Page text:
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To purchase any of these books, just click on the title. Via the miracle of cyberspace, you will be transported to Amazon's cyberstore for a more detailed description of the book and instructions for purchase.
Most of these books are the basis for my investment philosophy. "So what?" you say. I haven't had a real job since 87.
Freakonomics : A Rogue Economist Explores the Hidden Side of Everything (Roughcut) by Steven D. Levitt, Stephen J. Dubner - about $15. William Garrett posted this on Amazon: Steven Levitt explodes the prevailing wisdom on a host of modern social questions and reaches fascinating conclusions by applying a simple formula: insightful questions + rigorous methods + data = startling new understanding. This approach may seem revolutionary but it's just the basic Scientific Method. The fact that it seems like a breakthrough says much less about Levitt's genius than about the sorry state of affairs today in the so-called social sciences. But hooray for Levitt for showing the power thoughtful discipline has to shed light on seemingly intractable issues.
What does all this have to do with investing? Basically, much of the prevailing wisdom is bunk. Most mutual funds don't beat the DJIA or S&P 500 average and much of the reason is that they overthink the problem spending lots of money on that overthinking and on the perpetual trading that it causes. Buy a good stock, hold it, sleep well at night.
The Intelligent Investor : A Book of Practical Counsel by Benjamin Graham, Warren E. Buffett (Designer) - Amazon sells this for $21 and you should have it if you are investing. Buffet has made more money for more people than anyone in this business. My condo in St Maarten owes at least half of its existence to my purchase of Berkshire-Hathaway stock at prices below $4000 a share (currently around $70,000). Nothing fancy, no get rich quick schemes, just good solid advice, originally from Graham (Buffet's mentor) and now with comments from Buffet.
Stocks for the Long Run : The Definitive Guide to Financial Market Returns and Long-Term Investment Strategies by Jeremy J. Siegel - Another book for about $21. In summing up his approach to investing, Siegel writes, "Poor investment strategy, whether it is for lack of diversification, pursuing hot stocks, or attempting to time the market, often stems from the investor's belief that it is necessary to beat the market to do well in the market. Nothing is further from the truth. The principle of this book is that through time the after-inflation returns on a well-diversified portfolio of common stocks have not only exceeded that of fixed income assets but have actually done so with less risk. Which stocks you own is secondary to whether you own stocks, especially if you maintain a balanced portfolio."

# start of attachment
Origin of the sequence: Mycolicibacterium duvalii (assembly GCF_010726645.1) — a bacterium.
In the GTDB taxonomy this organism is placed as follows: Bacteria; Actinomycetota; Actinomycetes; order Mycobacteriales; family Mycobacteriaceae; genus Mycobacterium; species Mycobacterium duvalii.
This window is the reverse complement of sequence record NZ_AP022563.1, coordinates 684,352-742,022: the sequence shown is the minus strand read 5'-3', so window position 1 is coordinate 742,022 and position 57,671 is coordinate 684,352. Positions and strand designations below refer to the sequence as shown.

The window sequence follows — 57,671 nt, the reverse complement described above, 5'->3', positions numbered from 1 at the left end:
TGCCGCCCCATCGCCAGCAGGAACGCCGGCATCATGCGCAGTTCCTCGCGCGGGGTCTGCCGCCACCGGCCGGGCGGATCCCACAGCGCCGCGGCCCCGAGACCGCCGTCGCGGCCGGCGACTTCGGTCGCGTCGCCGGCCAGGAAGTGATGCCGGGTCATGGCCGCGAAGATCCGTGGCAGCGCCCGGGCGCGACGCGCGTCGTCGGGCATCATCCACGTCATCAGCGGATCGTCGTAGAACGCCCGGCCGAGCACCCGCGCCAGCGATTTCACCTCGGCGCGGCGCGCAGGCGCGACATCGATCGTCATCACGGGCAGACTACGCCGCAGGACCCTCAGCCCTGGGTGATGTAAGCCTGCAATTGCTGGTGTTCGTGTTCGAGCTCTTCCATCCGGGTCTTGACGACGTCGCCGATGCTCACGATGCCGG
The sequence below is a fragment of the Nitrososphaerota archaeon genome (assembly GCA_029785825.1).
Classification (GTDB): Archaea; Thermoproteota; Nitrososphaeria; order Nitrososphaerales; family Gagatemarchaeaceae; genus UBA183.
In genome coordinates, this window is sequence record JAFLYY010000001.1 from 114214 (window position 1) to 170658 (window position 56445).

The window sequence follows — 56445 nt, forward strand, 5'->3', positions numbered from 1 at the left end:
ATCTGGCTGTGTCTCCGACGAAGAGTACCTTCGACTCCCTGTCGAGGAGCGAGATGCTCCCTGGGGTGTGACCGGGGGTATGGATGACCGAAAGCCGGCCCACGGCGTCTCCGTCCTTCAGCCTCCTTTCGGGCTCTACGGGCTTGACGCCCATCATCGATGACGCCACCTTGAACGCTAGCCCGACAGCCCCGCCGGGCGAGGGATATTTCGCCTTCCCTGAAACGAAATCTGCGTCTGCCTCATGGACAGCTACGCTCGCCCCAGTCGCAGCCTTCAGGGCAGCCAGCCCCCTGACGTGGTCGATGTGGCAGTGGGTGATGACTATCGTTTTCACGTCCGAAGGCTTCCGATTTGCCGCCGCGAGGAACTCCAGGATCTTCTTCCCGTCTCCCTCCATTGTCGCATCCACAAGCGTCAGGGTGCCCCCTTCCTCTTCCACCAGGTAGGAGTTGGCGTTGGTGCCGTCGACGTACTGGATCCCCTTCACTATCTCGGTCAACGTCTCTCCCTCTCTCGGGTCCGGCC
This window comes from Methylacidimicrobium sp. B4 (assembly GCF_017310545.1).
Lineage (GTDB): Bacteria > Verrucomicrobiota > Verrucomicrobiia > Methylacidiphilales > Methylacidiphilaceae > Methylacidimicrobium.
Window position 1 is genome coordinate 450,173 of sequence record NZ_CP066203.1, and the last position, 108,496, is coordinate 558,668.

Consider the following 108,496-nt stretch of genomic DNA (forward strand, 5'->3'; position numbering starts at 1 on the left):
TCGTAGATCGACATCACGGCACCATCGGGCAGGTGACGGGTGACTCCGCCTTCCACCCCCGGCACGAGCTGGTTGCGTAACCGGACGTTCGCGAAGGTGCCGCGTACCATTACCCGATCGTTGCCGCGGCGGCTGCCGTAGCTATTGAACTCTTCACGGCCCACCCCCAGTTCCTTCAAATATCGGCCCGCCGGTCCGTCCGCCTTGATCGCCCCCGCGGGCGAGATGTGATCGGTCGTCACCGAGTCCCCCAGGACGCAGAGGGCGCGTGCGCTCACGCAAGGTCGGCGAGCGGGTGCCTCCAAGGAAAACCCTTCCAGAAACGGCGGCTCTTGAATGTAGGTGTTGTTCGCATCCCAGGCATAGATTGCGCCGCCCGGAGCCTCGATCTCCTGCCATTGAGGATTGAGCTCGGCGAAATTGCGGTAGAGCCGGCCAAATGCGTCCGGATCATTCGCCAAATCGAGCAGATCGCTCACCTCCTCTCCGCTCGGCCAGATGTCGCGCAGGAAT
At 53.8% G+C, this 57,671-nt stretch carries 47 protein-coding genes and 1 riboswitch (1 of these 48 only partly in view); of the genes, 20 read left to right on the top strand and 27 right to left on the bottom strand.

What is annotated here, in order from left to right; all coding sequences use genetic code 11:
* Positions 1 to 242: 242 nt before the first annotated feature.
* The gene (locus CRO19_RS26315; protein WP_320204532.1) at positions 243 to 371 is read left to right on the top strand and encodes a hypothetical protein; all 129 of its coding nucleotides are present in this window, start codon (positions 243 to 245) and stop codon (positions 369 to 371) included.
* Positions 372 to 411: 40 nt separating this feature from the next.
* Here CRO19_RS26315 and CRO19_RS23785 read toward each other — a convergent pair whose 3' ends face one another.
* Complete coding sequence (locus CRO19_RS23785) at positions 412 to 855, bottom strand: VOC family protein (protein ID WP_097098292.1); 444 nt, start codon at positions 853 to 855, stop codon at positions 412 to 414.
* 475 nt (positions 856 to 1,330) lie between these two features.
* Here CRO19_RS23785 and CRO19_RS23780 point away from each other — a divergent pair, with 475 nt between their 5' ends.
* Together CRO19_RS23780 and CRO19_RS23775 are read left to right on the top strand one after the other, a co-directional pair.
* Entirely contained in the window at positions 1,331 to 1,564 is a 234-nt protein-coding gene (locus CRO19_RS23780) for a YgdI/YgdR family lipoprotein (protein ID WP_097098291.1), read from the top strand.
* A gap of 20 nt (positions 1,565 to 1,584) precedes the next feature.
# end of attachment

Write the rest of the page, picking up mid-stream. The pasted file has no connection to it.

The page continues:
Contrarian Investment Strategies : The Next Generation : Beat the Market by Going Against the Crowd by David N. Dreman - Dreman is a Forbes columnist and I appreciate him only as someone who has watched $25000 invested in Fleet Financial grow to $80,000 in eight years. It is now paying an 8% dividend yield on my original investment. Dreman pays only cursory attention to a company's business fundamentals in deciding whether to invest in it. Instead he looks for stocks trading at below-market multiples of per-share earnings, cash flow, book value, or dividend yield. Historically, Dreman claims, stocks that are cheap by any of these measures have tended to outperform the market average, although this is disputed by those who believe the stock market is efficient and therefore impossible to beat except by accident. Dreman devotes many pages to debunking their research. He offers a new refinement of his low-price strategy, which involves picking the cheapest stocks within industries, to create a diversified, contrarian portfolio.
Reminiscences of a Stock Operator by Edwin Lefevre - Only $14. This is the thinly disguised biography of Jesse Livermore, a remarkable character who first started speculating in New England bucket shops at the turn of the century. Livermore, who was banned from these shady operations because of his winning ways, soon moved to Wall Street where he made and lost his fortune several times over. What makes this book so valuable are the observations that Lefèvre records about investing, speculating, and the nature of the market itself. For example: "It never was my thinking that made the big money for me. It always was my sitting. Got that? My sitting tight! It is no trick at all to be right on the market. You always find lots of early bulls in bull markets and early bears in bear markets. I've known many men who were right at exactly the right time, and began buying or selling stocks when prices were at the very level which should show the greatest profit. And their experience invariably matched mine--that is, they made no real money out of it. Men who can both be right and sit tight are uncommon." Note that this link comes up blank as it is out of print. Enter the title and it usually pops up as a used book.
Where Are the Customer's Yachts?, Or, a Good Hard Look at Wall Street by Fred Schwed, Illustrated by Peter Arno - $13.56 - Humor for the Intelligent! If you are tired of so much seriousness as everyone discusses Wall St., you have got to read this book. Do it now! Before you send another check for investing your to your broker (or your brother-in-law). Very quick to read, the author keeps a quick pace as he jabs at everyone associated with "The Street"